Health Care Workers Deserve Fashion, Too

Health Care Workers Deserve Fashion, Too

Health Care Workers Deserve Fashion, Too

Health Care Workers Deserve Fashion, Too

One of the more unexpected side effects of the pandemic was to forever alter our relationships with personal protective equipment; to make medical garments, at least in the mask sense, a new accessory of self-expression and a part of almost every wardrobe. And every designer’s arsenal.

Now that relationship is entering a new phase. Josie Natori, a designer known for her loungewear and lingerie, is joining forces with Care+Wear, the “healthwear” company known for its fashion approach to PICC line covers and clothing with port access, to introduce a line of scrubs modeled on her best-selling pajamas.

Ms. Natori is the latest entrant in a growing effort to reposition what may be one of the largest, and most overlooked, professional sectors as the Next Great Fashion Frontier.

Last month, for example, FIGS, the scrubs brand introduced in 2013 and pitched as the Lululemon of medical clothing, went public with shares selling well above the anticipated range and a valuation of approximately $4.5 billion. Jaanuu, founded the same year and known for scrubs that include gold zippers, peplums and names like the “princess top,” is reportedly also considering an IPO.

And those are just the dominant names in a competitive pool that includes Koi, the scrubs “wellness” brand (which also teamed up with Betsy Johnson for some patterned scrubs), WonderWink and Grey’s Anatomy (well, of course).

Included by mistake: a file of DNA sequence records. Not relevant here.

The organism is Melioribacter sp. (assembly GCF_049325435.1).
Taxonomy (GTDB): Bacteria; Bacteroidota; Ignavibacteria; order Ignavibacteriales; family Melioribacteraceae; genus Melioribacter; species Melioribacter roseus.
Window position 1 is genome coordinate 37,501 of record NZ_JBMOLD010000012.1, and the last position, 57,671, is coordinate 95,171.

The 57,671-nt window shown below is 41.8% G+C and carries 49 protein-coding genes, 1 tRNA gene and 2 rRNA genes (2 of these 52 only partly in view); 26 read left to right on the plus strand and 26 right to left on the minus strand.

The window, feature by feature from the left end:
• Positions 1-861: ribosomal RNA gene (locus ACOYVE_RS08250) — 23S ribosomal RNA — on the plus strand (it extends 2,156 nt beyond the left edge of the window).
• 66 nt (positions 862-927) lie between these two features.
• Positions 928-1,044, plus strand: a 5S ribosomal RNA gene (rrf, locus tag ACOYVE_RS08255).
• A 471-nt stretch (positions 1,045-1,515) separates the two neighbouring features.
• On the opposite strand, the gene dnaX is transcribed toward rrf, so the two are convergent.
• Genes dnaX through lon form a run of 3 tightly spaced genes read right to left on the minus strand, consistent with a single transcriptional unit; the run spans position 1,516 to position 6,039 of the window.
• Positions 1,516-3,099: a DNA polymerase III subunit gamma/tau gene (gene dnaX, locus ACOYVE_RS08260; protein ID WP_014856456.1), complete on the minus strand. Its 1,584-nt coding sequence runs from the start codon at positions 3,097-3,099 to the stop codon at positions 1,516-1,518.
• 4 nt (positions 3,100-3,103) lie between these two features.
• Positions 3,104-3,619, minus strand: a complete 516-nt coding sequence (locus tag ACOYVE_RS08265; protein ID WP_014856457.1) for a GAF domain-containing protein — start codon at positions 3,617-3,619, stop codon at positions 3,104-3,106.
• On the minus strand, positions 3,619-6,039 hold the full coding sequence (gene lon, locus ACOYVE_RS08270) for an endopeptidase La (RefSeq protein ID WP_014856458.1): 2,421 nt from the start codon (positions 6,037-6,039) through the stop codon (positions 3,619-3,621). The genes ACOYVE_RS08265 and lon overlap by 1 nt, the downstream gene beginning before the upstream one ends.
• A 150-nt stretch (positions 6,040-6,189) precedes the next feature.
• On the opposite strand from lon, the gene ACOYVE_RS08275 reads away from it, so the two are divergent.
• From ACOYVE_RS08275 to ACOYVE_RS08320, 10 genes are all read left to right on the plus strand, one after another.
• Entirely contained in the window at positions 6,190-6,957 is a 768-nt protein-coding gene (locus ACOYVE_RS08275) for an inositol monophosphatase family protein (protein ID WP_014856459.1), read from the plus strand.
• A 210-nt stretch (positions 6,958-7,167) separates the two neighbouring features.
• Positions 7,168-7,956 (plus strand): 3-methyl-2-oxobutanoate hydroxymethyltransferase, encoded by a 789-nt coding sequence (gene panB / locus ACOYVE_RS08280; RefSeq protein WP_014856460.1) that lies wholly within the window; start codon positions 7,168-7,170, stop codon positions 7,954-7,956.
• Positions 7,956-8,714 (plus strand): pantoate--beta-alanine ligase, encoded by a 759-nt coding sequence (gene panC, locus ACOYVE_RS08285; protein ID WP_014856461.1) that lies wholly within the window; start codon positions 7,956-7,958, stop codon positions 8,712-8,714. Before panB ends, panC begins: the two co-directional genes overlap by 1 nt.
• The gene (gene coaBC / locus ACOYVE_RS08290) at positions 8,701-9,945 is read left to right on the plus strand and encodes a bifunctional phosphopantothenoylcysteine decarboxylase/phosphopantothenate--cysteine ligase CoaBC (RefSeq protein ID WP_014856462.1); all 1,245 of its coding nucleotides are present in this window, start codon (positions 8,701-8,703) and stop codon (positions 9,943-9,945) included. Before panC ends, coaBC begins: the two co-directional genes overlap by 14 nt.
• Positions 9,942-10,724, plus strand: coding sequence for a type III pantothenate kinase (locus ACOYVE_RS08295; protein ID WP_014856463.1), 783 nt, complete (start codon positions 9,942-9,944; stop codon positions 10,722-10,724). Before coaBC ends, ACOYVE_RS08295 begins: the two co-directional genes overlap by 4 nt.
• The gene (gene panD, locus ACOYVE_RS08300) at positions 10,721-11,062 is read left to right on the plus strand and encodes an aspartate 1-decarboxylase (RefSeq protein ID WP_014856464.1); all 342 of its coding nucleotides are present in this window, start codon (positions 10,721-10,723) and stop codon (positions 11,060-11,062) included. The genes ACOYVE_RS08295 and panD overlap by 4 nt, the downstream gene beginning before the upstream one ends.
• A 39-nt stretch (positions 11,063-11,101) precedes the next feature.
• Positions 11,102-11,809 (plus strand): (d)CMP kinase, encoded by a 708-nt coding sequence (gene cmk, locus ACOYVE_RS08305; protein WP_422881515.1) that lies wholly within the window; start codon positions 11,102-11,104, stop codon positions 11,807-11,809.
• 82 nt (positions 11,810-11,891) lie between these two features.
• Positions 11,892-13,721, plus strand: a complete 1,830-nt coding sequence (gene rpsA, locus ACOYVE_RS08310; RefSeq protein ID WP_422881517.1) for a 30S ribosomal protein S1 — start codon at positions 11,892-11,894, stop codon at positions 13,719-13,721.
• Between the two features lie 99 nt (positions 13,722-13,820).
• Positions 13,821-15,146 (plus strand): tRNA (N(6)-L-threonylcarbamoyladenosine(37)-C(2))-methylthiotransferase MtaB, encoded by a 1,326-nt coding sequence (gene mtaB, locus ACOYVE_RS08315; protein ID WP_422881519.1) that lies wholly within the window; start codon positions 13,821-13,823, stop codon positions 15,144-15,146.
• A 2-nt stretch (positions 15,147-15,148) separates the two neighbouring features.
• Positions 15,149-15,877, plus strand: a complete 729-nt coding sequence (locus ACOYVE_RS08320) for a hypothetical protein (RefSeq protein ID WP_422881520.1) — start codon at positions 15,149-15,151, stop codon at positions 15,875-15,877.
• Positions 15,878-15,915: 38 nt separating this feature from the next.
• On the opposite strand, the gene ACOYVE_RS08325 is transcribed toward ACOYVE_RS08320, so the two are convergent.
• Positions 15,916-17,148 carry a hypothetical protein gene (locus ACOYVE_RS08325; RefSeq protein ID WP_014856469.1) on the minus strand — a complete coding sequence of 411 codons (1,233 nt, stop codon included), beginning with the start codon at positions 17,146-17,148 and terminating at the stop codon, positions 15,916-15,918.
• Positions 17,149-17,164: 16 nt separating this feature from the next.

According to Fortune Business Insights, the global market for medical clothing, of which scrubs and surgical gowns are the largest segment, was $86.15 billion in 2020 and is expected to reach $140 billion by 2028. At the same time, the U.S. Bureau of Labor Statistics reports that health care-related jobs were expected to grow by 15 percent from 2019 to 2029, adding 2.4 million new jobs, or “more jobs than any of the other occupational groups.”

All of them need clothes for work.

And though some doctors had been moving away from scrubs before the pandemic, the last year has made them even more important.

“It’s the one way that everyone in the hospital can express themselves,” said Chaitenya Razdan, the founder of Care+Wear, which he started in 2014 on the premise that people dealing with medical issues should feel like people, not patients. And part of that is dressing like an individual.

“When you think about how we express ourselves when we go into work, it’s crazy that nurses and doctors haven’t historically been given that opportunity,” Mr. Razdan said. As dress codes are being re-evaluated everywhere, including at financial institutions and schools, why should medical workers be exempt?

This is especially so given the way the pandemic thrust health care workers into the center of the cultural conversation, transforming them into heroes —- and given the rise of athleisure, which extended the designer purview into the realm of stretchy, comfort clothing. It is not a great conceptual leap to believing that scrubs, which lie somewhere between pajamas and performance clothes, deserve the same treatment.

Scrubs, which take their name from the fact they are worn in a scrubbed environment, according to a history of operating room attire from the American College of Surgeons, were first mentioned by a surgeon in 1894. But they did not come into widespread use in hospitals until the 1940s. (Doctors used to just put aprons over their suits.) Initially made in white, scrubs morphed into their familiar green because under bright lights the white blended in with the white of most operating rooms.

Traditionally, most scrubs for medical personal were provided by hospitals and medical programs and hence defaulted to a common denominator: unisex, shapeless enough to fit pretty much any body and strong enough to withstand industrial laundries.

Dr. Donald Macdonald, an ophthalmologist and oculoplastic and reconstructive eye surgeon with Riverview Medical Center in New Jersey, said he began wearing scrubs in medical school (he graduated in 1980), and since then, no matter where he has been in the world, “they are all the same.”